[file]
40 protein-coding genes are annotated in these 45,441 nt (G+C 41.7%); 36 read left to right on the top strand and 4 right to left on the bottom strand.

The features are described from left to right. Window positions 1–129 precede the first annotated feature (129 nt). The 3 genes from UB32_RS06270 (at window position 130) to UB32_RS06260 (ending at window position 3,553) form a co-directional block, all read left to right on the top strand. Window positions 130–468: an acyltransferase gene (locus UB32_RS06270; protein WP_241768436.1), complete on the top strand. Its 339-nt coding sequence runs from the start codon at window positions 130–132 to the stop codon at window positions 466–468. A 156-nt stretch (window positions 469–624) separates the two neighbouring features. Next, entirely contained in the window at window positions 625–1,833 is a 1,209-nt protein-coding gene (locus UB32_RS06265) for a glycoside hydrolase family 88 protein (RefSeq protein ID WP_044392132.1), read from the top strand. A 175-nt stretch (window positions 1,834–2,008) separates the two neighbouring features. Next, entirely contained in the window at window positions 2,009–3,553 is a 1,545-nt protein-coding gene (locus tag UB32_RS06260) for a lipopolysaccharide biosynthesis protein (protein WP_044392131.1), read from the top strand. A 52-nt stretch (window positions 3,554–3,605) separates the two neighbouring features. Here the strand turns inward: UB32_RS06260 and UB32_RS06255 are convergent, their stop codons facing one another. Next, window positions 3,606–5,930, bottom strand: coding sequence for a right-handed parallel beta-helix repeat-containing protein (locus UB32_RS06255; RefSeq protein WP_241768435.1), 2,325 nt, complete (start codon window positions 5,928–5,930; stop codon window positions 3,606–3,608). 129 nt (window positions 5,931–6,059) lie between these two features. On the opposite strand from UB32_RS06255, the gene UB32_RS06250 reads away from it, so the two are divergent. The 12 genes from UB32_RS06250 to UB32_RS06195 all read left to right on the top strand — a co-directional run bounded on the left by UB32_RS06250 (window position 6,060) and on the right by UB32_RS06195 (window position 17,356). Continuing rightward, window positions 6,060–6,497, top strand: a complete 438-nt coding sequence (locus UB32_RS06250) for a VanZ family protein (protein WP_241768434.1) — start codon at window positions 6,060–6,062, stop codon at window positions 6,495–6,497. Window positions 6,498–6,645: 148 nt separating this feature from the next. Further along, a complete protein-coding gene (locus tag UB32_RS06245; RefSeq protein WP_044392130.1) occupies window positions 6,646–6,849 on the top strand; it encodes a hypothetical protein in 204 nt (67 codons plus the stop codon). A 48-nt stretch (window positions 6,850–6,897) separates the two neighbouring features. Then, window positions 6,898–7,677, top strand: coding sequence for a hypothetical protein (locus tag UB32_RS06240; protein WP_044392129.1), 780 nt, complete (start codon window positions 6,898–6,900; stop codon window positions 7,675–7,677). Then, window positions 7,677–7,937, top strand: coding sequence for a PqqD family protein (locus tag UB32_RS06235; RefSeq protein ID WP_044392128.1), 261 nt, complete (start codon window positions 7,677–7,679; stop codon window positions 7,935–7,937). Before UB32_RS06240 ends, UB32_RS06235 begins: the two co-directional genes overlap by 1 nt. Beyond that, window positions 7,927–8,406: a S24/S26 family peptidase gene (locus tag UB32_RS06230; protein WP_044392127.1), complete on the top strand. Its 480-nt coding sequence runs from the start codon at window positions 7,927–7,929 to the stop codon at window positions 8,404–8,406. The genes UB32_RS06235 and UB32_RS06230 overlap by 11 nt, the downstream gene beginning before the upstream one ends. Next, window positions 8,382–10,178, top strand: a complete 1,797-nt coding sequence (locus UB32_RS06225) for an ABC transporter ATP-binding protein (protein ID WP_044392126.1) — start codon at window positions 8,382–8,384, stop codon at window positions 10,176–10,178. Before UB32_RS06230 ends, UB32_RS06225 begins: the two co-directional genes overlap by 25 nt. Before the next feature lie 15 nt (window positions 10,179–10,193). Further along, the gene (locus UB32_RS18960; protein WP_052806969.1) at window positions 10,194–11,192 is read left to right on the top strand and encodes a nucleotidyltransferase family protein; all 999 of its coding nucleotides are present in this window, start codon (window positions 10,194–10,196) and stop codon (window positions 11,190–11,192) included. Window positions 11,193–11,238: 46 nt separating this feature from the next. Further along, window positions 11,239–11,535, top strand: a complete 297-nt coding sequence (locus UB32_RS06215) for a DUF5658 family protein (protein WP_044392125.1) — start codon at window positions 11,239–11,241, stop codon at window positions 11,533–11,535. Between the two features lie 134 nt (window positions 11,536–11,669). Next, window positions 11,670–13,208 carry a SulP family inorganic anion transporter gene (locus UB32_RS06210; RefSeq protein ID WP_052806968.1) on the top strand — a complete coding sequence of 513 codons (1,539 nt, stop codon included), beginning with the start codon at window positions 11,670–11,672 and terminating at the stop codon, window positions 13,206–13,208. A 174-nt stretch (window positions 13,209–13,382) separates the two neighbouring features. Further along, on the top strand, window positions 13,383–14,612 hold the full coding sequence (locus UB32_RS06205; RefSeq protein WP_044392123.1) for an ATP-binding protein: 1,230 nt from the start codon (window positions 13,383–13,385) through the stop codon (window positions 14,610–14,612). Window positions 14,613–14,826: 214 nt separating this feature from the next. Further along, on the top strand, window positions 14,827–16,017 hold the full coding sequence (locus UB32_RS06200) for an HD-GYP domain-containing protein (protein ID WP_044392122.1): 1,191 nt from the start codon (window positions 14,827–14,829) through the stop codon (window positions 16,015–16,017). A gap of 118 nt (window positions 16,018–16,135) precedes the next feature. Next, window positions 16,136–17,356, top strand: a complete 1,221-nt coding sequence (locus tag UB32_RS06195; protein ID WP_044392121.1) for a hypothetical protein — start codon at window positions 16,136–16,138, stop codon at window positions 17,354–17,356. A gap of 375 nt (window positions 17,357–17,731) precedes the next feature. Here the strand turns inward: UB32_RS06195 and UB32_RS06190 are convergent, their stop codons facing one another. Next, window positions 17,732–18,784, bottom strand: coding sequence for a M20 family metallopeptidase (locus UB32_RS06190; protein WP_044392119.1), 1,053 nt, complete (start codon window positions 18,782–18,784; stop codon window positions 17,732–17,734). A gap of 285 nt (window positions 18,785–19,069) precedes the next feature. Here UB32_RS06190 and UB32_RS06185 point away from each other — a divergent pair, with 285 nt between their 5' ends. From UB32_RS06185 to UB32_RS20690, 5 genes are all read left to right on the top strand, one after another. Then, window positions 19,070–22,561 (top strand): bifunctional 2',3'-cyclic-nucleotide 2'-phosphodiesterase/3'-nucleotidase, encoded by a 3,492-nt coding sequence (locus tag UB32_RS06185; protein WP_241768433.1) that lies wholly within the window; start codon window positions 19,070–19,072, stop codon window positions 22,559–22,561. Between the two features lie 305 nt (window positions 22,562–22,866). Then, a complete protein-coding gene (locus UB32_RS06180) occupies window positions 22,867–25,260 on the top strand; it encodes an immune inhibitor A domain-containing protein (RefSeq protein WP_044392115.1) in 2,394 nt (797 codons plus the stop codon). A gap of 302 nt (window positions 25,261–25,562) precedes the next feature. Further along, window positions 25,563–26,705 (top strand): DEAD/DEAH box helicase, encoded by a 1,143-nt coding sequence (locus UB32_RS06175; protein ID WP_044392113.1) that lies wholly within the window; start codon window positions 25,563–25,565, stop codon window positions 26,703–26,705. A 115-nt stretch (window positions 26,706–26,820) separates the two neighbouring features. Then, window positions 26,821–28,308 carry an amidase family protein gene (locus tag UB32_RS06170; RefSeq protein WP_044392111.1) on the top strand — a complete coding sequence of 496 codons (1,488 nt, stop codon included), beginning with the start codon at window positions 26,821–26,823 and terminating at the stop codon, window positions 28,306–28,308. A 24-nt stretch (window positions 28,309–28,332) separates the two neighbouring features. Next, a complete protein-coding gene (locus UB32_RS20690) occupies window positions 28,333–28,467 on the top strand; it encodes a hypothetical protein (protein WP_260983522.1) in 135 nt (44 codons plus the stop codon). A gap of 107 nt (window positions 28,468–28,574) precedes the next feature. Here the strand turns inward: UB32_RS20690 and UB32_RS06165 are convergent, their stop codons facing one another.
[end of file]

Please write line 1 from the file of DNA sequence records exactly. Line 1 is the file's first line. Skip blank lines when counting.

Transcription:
40 protein-coding genes are annotated in these 45,441 nt (G+C 41.7%); 36 read left to right on the top strand and 4 right to left on the bottom strand.